zinoalex / Member

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Video Game novels

Video games came into being, that is , they were available to the masses about 1978. Odyssey owners will tell you otherwise but the Odyssey was soon replaced by the Atari and/or the Intellivision. The industry has progressed greatly from those days of 24% inflation, Jimmy Carter sending US jobs for the 1st time ever, and the dying days of disco. But it is still evolving. That was 34 years ago and I'm aware that most of you were not here 34 years ago. So to speak of those days is to speak of ancient history that one cannot relate to.

But a quick look around Amazon or very large bookstore will soon show gamers a number of novels devoted to a game they may have played. One of my favorite series of books (there were 3) were the books that tied in to Myst. These weer done back when novelization of video or computer games was done correctly. Not that we do not have good novels released today, but so many of them are just fan feeder for the gamer who loves a particular game.


Here is the 1st book, a prequel, in the Myst series . Now for those of you who may have missed playing this game i strongly advise you to play at some time. It is almost a prerequisite to gaming 101. Notice that Rand and Robin Miller, the creators of Myst assisted i the writing of this novel . The original publication was 1995.

A recent example of a great prequel novel is Bioshock. Another I highly advise fans of the series , or just video game fans in general , to read.


As one can see it is still available on Amazon.

But the point is: do video games enhance the overall gaming experience or do they deter from it. I find the prequels to be most interesting because they tell the back-story of the game. They can provide the reader, the gamer, background info that the game does not have time to delve into. (Final Fantasy VII may be the exception). The Bioshock novel for instance, involves the building of Rapture from the seafloor up to how it was inhabited. And a lot more.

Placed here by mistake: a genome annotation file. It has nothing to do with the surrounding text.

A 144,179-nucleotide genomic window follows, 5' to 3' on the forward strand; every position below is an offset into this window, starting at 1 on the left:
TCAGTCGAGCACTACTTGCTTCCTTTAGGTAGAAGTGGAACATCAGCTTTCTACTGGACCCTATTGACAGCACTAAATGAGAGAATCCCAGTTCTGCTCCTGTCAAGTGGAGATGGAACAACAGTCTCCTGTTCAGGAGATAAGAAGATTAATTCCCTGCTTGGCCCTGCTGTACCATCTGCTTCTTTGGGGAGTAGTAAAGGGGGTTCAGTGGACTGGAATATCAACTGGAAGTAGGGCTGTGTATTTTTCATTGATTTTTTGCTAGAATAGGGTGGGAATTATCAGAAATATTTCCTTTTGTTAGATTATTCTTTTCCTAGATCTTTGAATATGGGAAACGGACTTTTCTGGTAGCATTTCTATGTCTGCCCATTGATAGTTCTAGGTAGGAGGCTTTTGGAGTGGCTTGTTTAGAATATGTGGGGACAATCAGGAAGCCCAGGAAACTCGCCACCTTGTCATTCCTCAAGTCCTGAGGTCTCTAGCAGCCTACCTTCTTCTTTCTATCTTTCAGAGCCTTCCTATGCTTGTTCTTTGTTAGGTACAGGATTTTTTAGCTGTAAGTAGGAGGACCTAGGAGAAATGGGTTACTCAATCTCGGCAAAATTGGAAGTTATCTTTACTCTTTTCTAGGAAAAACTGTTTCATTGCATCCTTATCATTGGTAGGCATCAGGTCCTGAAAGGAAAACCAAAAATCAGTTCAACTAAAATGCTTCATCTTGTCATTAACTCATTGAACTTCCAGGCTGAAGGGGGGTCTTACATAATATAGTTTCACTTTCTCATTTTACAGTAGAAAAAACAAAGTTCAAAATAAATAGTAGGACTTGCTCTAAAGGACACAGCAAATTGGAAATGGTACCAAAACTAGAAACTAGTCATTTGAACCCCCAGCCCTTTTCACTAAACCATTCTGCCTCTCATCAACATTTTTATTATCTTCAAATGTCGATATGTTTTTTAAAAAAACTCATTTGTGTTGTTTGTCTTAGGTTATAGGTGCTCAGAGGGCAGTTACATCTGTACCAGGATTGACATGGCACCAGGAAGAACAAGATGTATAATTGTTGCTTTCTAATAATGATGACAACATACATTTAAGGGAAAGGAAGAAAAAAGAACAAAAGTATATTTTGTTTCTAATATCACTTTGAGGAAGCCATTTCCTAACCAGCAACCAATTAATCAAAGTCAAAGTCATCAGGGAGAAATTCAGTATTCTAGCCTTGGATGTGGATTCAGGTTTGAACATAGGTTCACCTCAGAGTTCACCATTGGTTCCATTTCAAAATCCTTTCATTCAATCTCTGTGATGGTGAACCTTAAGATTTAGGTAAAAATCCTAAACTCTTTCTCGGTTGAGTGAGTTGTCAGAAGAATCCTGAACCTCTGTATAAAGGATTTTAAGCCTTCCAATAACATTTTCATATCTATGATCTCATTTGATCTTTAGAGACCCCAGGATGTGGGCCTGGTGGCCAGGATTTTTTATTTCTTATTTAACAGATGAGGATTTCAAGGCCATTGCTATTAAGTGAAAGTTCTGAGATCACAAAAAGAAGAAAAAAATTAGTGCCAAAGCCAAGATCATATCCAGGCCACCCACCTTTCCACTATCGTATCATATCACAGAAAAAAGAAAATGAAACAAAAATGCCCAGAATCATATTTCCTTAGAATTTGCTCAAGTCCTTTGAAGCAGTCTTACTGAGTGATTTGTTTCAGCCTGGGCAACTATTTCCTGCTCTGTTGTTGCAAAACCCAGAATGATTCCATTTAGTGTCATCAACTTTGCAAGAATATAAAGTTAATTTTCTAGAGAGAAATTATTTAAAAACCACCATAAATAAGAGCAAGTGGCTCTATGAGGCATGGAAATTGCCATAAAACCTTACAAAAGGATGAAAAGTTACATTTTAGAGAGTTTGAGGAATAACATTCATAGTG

The two other novel formats are not as interesting to me. One is the format where the events take place AFTER the main story quest has ended. One the other is the one where one is to read the book while playing the title. These novesl are few and far between. ICO is the best example I can think of.


Again, thanks goes to Amazon.

The Diablo novel was good. "The Book of Cain" which is $35 dollars is a bit to steep for my liking. But it looks to be so awesome. I always loved Deckard Cain in the Diablo games. He's old ,like me, and has a great memory and can relte story or tale very well.

My son who has read the Mass Effect novels tells me they are OK.

But to writers and editors this genre is a challenge. How does tell the tale, before or after? How to balance the main characters with the background characters. Plus the book hads to be wrote in suck a way so as not to ruin the plot line for gamers who may not have played the title.Or, if the novel occurs after the main storyline, the author must be very careful not to release info that could be used in a sequel.

So do they add or detract. Only you , the gamer, answer that.Only you know how hardcore a fan you are of a series. Video games have along way to evolve. So do the novels of them. It will be interesting to see what state the gaming industry is in 34 years from now, 2012. Rest assured that there wil stil be a PC somewhere that still plays ZORK!!